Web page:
SQL Server 2005 Reporting Services – Reports Management & Execution Web Services

One of the important and interesting features in SQL Server Reporting Services is the web services support. They can be divided into two parts; one for the reports execution and one for the reports management.

The ReportingService2005 class is responsible for the reports management web service and contains all the required methods & properties for the same. Similarly ReportExecutionService class holds the methods & properties for the execution part. For all the member details and what each of them does, one can refer the MSDN docs; nicely documented so won’t reproduce the same stuff again 🙂 For quick reference (http://msdn.microsoft.com/en-us/library/ms155071.aspx)

The example mentioned below is a small POC that I was working on recently and I thought that someone could benefit from what I learned during experimenting with the web services. The example is not very fancy and there are definitely better ways of doing the stuff…no arguments about that. If anyone feels that this code could be of any use to them, s\he is free to go ahead and do so.

Here is the storyline that is used. The reports server has all the reports published and organized in folders based on the sensitivity of the data that the reports holds. The user would only have access to the reports under a particular folders to which he has been granted access. Mostly, the administrator would allow\restrict access to the reports and\or folders using the management studio for reporting services, but over here we are dealing (and had to mimic) with a third party web access manager who decides the access to the reports\folder based on the current user login. Based on the logged in user it would decide what reports he can see and what not.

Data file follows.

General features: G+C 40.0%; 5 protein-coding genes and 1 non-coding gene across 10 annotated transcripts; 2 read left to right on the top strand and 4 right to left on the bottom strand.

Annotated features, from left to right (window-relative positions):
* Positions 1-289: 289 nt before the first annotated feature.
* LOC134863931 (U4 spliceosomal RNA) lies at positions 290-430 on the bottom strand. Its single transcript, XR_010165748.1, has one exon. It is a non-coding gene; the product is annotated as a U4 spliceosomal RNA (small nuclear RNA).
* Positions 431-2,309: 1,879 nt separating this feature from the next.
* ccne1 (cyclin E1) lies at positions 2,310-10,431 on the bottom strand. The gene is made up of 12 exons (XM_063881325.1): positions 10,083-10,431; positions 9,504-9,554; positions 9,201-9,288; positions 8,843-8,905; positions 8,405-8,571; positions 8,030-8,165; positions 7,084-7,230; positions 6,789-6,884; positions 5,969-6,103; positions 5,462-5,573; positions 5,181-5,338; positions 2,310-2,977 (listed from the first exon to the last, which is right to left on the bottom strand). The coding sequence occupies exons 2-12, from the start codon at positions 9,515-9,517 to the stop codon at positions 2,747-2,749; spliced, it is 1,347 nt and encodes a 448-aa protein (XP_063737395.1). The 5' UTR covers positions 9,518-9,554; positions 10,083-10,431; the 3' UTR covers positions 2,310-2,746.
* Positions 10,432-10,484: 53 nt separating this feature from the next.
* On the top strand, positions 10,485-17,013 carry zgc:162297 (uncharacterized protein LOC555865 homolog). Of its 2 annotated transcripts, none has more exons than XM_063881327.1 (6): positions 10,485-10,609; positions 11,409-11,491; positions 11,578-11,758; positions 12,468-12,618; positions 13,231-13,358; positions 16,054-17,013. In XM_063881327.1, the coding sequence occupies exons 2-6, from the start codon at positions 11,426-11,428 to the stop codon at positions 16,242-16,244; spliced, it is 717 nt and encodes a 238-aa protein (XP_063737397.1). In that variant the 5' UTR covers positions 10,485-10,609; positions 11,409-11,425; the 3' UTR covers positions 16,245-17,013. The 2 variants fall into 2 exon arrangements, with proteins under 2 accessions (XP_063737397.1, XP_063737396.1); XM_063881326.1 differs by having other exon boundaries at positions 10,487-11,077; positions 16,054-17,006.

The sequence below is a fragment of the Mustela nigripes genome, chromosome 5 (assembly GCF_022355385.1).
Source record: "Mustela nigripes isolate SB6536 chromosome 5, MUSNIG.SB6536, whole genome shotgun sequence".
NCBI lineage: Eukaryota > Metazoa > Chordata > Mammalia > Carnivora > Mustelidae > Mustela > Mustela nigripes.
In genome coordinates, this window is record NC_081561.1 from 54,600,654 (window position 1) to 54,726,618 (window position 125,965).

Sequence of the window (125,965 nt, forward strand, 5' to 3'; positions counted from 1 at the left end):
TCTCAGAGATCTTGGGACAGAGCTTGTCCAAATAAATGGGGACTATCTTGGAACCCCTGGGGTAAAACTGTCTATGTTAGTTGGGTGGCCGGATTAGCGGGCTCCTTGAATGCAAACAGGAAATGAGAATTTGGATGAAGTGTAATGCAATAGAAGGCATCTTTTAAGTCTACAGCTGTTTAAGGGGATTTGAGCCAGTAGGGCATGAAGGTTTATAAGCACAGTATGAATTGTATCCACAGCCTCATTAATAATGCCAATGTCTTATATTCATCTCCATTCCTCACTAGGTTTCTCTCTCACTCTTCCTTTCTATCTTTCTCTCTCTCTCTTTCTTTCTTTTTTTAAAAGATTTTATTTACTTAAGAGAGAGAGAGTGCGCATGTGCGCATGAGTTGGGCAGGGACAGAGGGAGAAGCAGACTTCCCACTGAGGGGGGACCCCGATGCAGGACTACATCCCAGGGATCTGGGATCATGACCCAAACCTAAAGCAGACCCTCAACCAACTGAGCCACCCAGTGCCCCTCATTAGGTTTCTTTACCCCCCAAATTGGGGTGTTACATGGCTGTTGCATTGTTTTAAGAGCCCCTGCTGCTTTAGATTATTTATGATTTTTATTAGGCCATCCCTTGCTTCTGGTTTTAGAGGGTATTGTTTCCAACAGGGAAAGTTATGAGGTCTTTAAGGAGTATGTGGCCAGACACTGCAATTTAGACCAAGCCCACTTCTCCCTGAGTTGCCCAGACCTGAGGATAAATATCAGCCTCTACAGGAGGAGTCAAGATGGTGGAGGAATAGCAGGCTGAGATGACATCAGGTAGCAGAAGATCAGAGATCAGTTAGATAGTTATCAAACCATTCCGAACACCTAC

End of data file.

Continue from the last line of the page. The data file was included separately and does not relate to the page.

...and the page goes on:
In other words the account used to access the reports on the reports server is different than the user login account. It has access to all the reports on the server. The "logged in user’s" access is decided by the third party web access software and is "not" dependant on the windows login account.

This is different than the way it would have behaved if the rights access would have been done by the management studio. In that case the windows account and the role to which he belongs is used for deciding the access he has to a particular report.

SSRS Management Web Services

Based on the above mentioned story line, in this example we have two users Tom & Joe. They have access to the "AdventureWorks Reports" folder and "WellsReport" folder respectively. When a user is logged in and runs the app, he is only shown the respective folder\reports to which he has access. This control would be a characteristics of a web access manager and is mimicked by a dummy function (WebAccessManagerBlackBox), which takes a parameter of username. We get the current user by making a call to "System.Security.Principal.WindowsIdentity.GetCurrent().Name" and passing it as a parameter while calling the said function. The trick is that the report’s path is set to the folder to which the current user has access and thus only the reports below in the hierarchy to which the user has access are displayed.

The web service method, ListChildren returns the list of the catalogs (report items) which is then passed to populate the tree control.

This would display only the reports to which the user has access and populate the tree view control on the left. Once the user clicks on one of the report, the adjacent reports viewer control would display the selected report. To add some spice to the story line it is assumed that the user might have to open more than one report or even the same report twice so that he can do some comparitative analysis. This feature is made available by the use of the tabbed controls along with multiple reports. When the user clicks on a report in the tree view the current tab control displays the report.